Tag Archives: Oxford

E-Reference Ratings from LJ

LJ just released E-Reference Ratings, “an evaluation of nearly 180 subscription based electronic resources in 14 subject categories.”  Of course, many of these are eBook platforms like Britannica, Credo, GVRL, Oxford, and Sage.   There was no category for eBooks, instead you’ll find them listed under the various subject categories.

Products were reviewed by a team of 8 reference experts and included 7 criteria:  scope, writing, design, linking, bells & whistles, ease of use, value.  Resources were given a star rating, 1 to 4 stars to indicate * poor, ** satisfactory, ***good, ****excellent  A brief paragraph also accompanied each resource.

According to LJ, “Because we know that online resources continually grow and evolve—a list of this nature can date quickly—E-Reference Ratings, which made a print debut in the November 15th Reference Announcements issue, will find its permanent home and reach its full potential on our web site. We intend not only to keep up with these ever-changing products (adjusting the ratings as necessary) but also to expand the number of databases in each category and venture into new ones. We hope to hear from all parties—librarians, publishers, and vendors—about how we can keep this tool thriving and make it even more useful.”

Congrats LJ!  This was no small feat.�

eBooks, DRM, and ILL, a superior blend or a toxic cocktail?

My recent discussion with Cynthia Cleto from Springer got me thinking about some issues.  I’m curious if Springer’s model – no DRM and ILL rights – is unique or if other ebook publishers and aggregators offer similar things.  To me, it’s a superior blend, but I’m thinking that most publishers and aggregators feel it’s a toxic cocktail….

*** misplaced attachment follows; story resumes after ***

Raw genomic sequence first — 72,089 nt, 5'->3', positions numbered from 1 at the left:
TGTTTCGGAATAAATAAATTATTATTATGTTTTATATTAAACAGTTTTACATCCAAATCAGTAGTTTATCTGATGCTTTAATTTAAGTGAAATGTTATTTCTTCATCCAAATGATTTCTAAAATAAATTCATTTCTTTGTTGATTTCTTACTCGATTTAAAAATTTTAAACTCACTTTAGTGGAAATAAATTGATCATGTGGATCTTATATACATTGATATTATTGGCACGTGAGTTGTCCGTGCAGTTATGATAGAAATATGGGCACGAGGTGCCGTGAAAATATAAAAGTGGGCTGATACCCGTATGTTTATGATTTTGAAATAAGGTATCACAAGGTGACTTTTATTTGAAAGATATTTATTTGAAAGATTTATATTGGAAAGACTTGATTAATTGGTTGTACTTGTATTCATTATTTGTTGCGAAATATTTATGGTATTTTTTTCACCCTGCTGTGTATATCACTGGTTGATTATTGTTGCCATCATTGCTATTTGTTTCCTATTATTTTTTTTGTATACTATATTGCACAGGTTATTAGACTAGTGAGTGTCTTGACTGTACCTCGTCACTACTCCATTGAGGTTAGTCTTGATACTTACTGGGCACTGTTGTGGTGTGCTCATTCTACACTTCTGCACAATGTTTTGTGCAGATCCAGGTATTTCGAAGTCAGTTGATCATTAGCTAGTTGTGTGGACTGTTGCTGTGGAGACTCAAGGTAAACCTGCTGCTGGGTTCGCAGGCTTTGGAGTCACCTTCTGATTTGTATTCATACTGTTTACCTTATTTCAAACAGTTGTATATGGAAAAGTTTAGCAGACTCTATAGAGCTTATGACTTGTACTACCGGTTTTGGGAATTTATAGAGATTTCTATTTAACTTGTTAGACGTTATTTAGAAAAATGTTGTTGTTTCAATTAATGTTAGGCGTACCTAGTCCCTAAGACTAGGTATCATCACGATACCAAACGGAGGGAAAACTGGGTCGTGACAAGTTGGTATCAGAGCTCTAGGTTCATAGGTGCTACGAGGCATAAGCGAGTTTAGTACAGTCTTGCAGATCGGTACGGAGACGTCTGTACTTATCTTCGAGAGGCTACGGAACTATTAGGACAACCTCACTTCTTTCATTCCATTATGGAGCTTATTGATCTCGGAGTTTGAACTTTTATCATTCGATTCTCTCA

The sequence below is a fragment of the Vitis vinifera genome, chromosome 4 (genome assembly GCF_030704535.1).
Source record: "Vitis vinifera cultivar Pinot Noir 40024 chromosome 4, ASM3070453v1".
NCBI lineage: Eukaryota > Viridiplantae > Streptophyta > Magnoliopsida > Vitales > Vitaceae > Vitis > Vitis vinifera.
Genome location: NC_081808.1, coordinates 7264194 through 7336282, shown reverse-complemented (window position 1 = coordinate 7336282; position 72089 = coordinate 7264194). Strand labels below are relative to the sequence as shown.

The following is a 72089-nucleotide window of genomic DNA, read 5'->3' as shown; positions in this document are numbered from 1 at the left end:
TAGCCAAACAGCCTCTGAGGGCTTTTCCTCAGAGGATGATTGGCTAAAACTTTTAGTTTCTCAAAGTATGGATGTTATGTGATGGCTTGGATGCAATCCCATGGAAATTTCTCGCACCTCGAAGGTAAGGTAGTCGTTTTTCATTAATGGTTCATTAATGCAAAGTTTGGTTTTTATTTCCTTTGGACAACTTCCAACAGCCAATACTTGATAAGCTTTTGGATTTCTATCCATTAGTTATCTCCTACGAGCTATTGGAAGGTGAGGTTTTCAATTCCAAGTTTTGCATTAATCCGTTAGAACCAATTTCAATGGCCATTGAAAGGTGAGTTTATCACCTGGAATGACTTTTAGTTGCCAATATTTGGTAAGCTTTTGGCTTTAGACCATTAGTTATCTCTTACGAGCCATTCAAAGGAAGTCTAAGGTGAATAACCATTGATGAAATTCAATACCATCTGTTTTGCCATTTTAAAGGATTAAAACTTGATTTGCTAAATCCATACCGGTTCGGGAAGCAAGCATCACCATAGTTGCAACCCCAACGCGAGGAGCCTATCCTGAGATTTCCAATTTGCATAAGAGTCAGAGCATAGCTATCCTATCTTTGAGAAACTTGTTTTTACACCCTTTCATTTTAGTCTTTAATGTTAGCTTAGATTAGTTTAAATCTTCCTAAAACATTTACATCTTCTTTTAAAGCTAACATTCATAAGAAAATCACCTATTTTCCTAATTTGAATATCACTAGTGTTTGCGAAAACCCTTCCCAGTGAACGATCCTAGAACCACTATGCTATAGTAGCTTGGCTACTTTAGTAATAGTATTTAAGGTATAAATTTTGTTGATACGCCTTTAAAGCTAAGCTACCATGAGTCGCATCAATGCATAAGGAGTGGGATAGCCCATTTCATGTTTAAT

DRM – Digital Rights Management.  Springer uses none.  What about others?  I know the services with one book – one user biz models use DRM to control access and checkout/due dates.  But, there are many other services with unlimited simultaneous user access, full print and cut/paste features.  Are they using DRM?  Ones that come to mind are GVRL, Sage, Oxford, Greenwood, and Credo.

Interlibrary Loan – wow, I’ve never heard of any eBook service offering ILL.  Springer allows full ILL on its content, following normal ILL procedures.  Is anyone else doing this?   Typically, ebooks and ILL don’t mix, which is a major disadvantage of ebooks, probably one that is preventing many from taking the eBook route.   Traditionally, we’ve been able to send most of our purchased items via ILL, but with the advent of licensing agreements and authorized uses, we are losing our ILL rights.  It’s nice to see that Springer is not following that road.

I think I’ll start investigating more about DRM and ILL in the eBook world.  That will give me something else to rant about instead of my usual rant – one single platform!

If you have comments or more information on these issues, I’d love to hear them.

A View From the Top Panel at ALA

A View From the Top Panel, ALA Annual Conference

Here’s a snapshot from the ALA Presentation – A View from the Top.

Left to right:

John Barnes, Gale/Cengage, Rolf Janke, Sage, Sue Polanka, WSU, Michael Ross, Britannica, Casper Grathwohl, Oxford

To start the session, each of the panelists was asked:

Will we have reference in 10-15 years?  If so, what will it look like?

Their responses were:

John Barnes – Yes, but in a different form – digital and more interactive.  The transformation is already happening. The first step is to get our collections online, which we are doing now.  This might help to ease the “if it isn’t online it doesn’t exist” philosophy of researchers

Rolf Janke – Yes, but google and other web based vendors might share the stage with us. 5 years ago google was a threat, now they are partners.

Michael Ross  – Yes, but the vocabulary will change. We won’t have collections or series, ‘search’ will become ‘find,’ and there will be more birthing of products online.  Reference will need to become unbound – in a more transparent environment that address the needs of a variety of people.

Casper Grathwohl – We are not dying, we are knowledge factories. All of us, including Wikipedia, have a place in the environment. The information is there, we need to determine how to define it and add value to it, and there is no lack of ideas on which direction to go.